An Easy Fix For Knee Pain?


I would guess the man was in his mid-forties.

Seated at a small two top in Starbucks with a woman maybe about his age, I was nearby and happened to hear some of their conversation.

Now, I don’t generally eavesdrop and but I could not NOT listen.

He was talking talking about knee pain. Apparently he’d had it for a while. He sounded frustrated. And from what I heard, he felt that his options were few.

“The doctor said I would just have to live with it and that I should just quit running and stuff.”

I was told that years ago when I had knee surgery – that I would never run again. Sometimes, that’s true. But many times, it’s not.

The discussion reminded me of an article  just a couple of years ago in the LA Times on the same subject – that there was no easy fix for painful knees.

Well, of course that’s true.

There is no easy fix for knees that hurt, that may be swollen, have weak cartilage, and belong to someone who wants to stay active.

According to the article, “Active people in their 40s and 50s are challenging doctors to provide treatments that not only keep them walking but keep them running and jumping as well.”

And then later, “….scientists at Exponent Inc., a scientific consulting firm, projected that the demand for replacement knee joints would more than sextuple by 2030, with 3.48 million people in need of a new knee.”

Dr. Andrew Spitzer, the director of the joint replacement program at the Cedars-Sinai Orthopaedic Center in Los Angeles, believes that one of the reasons for the rise in knee pain and demand for surgery is that people are “keeping fit” but that this activity is creating too much physical stress and leads to wear and tear of the joint.

I don’t think you can call yourself fit if, when you go for a run, your knee swells, you limp for three days, then hurt for ten more days and eat Advil like sweet tarts. I think you may be fit in certain parts of your body. You may have enough flexibility but your your joints aren’t fit.

They’re giving you fits.

How A Joint Heals

The strategy I used to help rebuild my ability to run is based on the science of mechanobiology.

Mechanobiology is the study of how mechanical forces generated within or imposed upon living tissues affect the physiology and structure of that tissue. So, in other words, how do various types of movement impact the healing of injured or painful tissue?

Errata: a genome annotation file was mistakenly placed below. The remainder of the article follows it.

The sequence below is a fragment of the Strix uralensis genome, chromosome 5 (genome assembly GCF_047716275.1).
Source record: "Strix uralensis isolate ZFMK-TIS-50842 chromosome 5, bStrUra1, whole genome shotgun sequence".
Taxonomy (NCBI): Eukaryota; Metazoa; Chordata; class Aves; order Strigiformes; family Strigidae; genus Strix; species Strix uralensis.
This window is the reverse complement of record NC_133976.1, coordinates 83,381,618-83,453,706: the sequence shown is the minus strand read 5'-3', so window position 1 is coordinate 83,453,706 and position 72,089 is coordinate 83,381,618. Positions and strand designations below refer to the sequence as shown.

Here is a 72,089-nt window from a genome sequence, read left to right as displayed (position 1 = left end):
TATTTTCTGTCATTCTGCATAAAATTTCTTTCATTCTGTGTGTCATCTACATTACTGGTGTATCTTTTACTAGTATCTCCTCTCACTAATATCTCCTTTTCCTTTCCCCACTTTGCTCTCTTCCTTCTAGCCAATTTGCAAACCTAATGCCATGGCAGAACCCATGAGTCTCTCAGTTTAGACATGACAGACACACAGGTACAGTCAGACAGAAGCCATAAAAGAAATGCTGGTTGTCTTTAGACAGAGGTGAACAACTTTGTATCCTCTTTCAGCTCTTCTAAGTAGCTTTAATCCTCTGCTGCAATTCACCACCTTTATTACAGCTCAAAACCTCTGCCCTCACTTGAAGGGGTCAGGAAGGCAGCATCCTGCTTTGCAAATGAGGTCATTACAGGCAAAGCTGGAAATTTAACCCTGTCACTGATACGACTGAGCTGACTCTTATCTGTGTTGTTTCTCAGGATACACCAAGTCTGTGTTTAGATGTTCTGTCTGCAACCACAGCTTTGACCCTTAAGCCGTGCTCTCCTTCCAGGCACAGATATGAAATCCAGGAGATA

The problem is, in most cases, not that you’re not fit but that your joint is not fit.

Joint fitness depends on something called “mechanotransduction” – the process the body uses to convert force into cellular responses.

Okay. I know. All of that has a high geek factor but it’s important.

The best known application of mechanotransduction is bone healing. When you break a bone, the bone heals from the application of force. The force alters cell response. It tells the cells what to do. Too much force, too soon, and the bone heals slowly or sometimes not at all. The same goes for too little force for too long. Incomplete bone healing.

When it comes to a joint, and in particular the joint cartilage, clinicians and the general public struggle with the idea that the same principle applied to bone could apply to cartilage even though there’s evidence suggesting that it does.1, 2

So, instead people try to increase their quadriceps strength. The idea is that by having stronger quads, you’ll “protect” the joint.

What happens though is that the level of force or resistance you need to strengthen the leg exceeds the joint’s fitness level and you hurt. You never really get as strong as you need, because the joint simply can’t take the load.

Cartilage has no blood supply so the only way it gets the nutrients it needs is from the underlying bone and the synovial fluid within the joint. The joint needs a lot of movement at a low level of force. And it also needs to be nudged not pushed. Easy does it wins more often than “no pain no gain”.

Tips On Improving Joint Fitness

If you have an achy, painful knee, finding out what tissue or tissues are injured is very helpful (and my advice, avoid Dr, Google, Dr. Bing or Dr. Yahoo). But lets assume for now that the problem is weak cartilage – often found in Patellofemoral Syndrome, Osteoarthritis, Runner’s Knee Syndrome and other types of joint problems.